In July 2013, I was somewhat frantically making plans to start the first class of Ukunda Missions School in Kenya. It seemed like there were so many missing pieces, so many things needed to come together before we could start the school at the end of August.
In the midst of this, a Kenyan acquaintance invited me to attend a meeting at his church in Nairobi, and he didn’t seem to want to take no for an answer. I felt slightly annoyed by the pressure, but when I prayed about it, I thought I should go.
God was arranging a vital connection for our new school.
At that meeting, two American missionaries, Anthony and Cindi Holland, were teaching. As I listened to them, I realized that we needed to have them teach in our new school.
God was arranging a vital connection to our new school.
Anthony and Cindi teach a course on the foundational doctrines of Christianity called Relational Evangelism Action Program (REAP).
They present the course so simply and clearly that by the time a student has finished taking the course, he can teach the course.
This powerful impartation of the fundamental truths of Christianity does not take place by accident.
Anthony & Cindi spent much of their lifeshaping and refining this course so that every part of it is carefully thought out and communicated. They have focused on doing one thing with excellence, and that one thing is multiplying and spreading around the world as their disciples become disciple-makers.
REAP became a foundational part of the Ukunda Missions School and Tanga Mission School. In each school year, REAP is the first course to be taught, and it lays the foundation for all the other training the students receive as they train to become missionaries.
When it came time to start a missionary training school in Paraguay (ALMA) in March 2020, we wanted to include the course as a foundational part of the school. Anthony and Cindi made plans to personally come to Paraguay, to help lay the same foundations in ALMA that they laid in Ukunda Missions School.
Anthony and Cindy arrived in Paraguay in March, as the COVID crisis was beginning. Because of the crisis, Paraguay closed its borders and they have remained closed. Eight of the twelve students who were to be part of the first class at ALMA were coming from other Latin American countries and were unable to enter Paraguay. These circumstances didn’t stop Anthony and Cindy.
They decided to make the best of the situation and give what they had.
And so at ALMA, a tight-knit core group is forming. The director, Katana Baya, is there with the founder Eloise Gwynn, the administrator Cynthia Gomez and her husband, Robert. The four students are there, and Anthony and Cindi.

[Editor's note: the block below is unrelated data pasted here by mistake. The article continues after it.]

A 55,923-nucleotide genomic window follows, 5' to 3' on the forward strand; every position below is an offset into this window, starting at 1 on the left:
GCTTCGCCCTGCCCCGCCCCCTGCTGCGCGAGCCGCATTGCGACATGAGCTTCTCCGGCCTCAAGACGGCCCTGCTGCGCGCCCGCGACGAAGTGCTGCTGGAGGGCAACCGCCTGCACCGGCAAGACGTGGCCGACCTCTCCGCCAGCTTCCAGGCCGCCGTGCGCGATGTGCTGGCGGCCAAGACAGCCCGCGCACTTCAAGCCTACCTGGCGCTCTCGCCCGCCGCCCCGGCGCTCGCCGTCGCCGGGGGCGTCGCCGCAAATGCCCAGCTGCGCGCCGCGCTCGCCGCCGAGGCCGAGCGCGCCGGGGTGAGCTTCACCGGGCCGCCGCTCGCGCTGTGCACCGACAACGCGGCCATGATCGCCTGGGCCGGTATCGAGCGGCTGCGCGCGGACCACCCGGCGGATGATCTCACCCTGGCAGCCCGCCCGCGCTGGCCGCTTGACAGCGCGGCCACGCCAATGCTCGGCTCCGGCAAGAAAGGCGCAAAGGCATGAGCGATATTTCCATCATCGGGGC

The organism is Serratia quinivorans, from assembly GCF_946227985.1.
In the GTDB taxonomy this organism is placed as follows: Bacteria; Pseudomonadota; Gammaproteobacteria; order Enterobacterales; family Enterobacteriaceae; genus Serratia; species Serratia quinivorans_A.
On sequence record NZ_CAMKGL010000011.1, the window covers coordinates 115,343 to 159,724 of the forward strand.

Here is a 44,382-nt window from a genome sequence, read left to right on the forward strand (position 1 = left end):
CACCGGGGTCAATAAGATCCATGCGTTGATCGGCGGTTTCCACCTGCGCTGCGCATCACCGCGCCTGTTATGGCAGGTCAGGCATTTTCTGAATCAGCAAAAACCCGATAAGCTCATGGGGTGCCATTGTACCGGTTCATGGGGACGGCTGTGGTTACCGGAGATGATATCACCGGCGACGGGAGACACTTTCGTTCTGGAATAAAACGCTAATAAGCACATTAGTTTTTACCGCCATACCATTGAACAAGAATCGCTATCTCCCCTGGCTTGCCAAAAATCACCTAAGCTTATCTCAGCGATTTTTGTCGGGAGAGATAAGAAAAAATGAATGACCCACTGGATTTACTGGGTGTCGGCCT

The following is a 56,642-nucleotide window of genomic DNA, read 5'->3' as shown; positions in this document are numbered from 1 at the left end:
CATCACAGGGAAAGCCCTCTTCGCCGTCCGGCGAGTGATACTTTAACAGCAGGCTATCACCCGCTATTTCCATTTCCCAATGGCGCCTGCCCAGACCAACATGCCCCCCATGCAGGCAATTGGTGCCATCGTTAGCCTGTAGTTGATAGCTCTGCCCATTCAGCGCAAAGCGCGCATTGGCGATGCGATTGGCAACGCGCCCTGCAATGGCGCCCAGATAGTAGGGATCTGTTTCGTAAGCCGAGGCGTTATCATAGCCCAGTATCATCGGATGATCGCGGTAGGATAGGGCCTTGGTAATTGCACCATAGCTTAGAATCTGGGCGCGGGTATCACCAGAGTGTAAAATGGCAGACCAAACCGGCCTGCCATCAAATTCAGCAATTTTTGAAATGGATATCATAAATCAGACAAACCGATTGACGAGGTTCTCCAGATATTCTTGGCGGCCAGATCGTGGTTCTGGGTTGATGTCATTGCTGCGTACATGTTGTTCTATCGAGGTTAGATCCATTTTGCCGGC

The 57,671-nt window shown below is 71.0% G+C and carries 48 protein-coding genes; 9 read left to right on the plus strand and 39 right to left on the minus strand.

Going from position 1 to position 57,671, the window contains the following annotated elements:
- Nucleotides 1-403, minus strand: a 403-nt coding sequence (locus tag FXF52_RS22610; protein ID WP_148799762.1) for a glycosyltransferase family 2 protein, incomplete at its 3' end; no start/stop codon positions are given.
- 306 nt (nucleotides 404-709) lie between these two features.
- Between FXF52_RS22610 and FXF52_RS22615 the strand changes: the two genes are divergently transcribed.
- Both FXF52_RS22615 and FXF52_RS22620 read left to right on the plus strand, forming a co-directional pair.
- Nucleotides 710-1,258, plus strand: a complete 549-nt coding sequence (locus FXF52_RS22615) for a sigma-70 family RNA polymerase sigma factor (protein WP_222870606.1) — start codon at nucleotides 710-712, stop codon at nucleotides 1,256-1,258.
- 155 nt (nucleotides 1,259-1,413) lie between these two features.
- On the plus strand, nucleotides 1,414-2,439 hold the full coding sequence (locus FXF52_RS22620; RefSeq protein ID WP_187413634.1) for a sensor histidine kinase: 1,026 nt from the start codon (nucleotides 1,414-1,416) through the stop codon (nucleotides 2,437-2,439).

Together they are worshiping before the throne of God every day, studying the fundamental truths of Christianity. They are connecting with one another, with the Lord, and with the vision that he is giving us for Latin America and the world.
Because of the shutdown, other teachers were not able to enter Paraguay to teach at the new school.
And so instead of teaching for three weeks, Anthony and Cindi have been teaching for three months. Every week I receive very positive reports about what is taking place.
God is causing Anthony and Cindi to be a very central part of the foundation of the new school.
The core group at ALMA is preparing the way for those who will follow. As they pray together and take steps of faith, a spiritual foundation is laid for the mission’s movement coming to Paraguay.
I thank God for every person who is part of that foundation. I thank God for the day of small beginnings because I know that God is preparing a strong foundation for great work.
I thank God for Anthony and Cindi, who have paid such a high price, and invested so wholeheartedly in this ministry.
I pray that God gives them a multitude of spiritual sons and daughters in Latin America, just as He has done in Africa.
Anthony and Cindy Holland, ALMA teachers and leaders of REAP International Ministry.
A widow living by a brook in Paraguay daily looked out over a picturesque 30-acre campus. She and her departed husband Richard Gwinn had built this campus as a missionary training center and called it ALMA (America Latina Misiones Al-Mundo; translated as Latin American Missions to the World)
It seems like much of 2020 was spent trying to return to Paraguay. In February, I entered Paraguay, planning to start the ALMA missionary training school at the new campus outside of Asuncion. Katana Baya, one of our main leaders in Africa, arrived from Kenya to help shape and direct the new school.
This week at ALMA, our students started their second Altar Week of the year. This entire week is given to prayer and fasting, from morning to night. Students ask God to give them clear directions for the future; they ask him to deal with any issues in their lives which He wants to burn away because those issues are keeping them from fulfilling His purposes for them.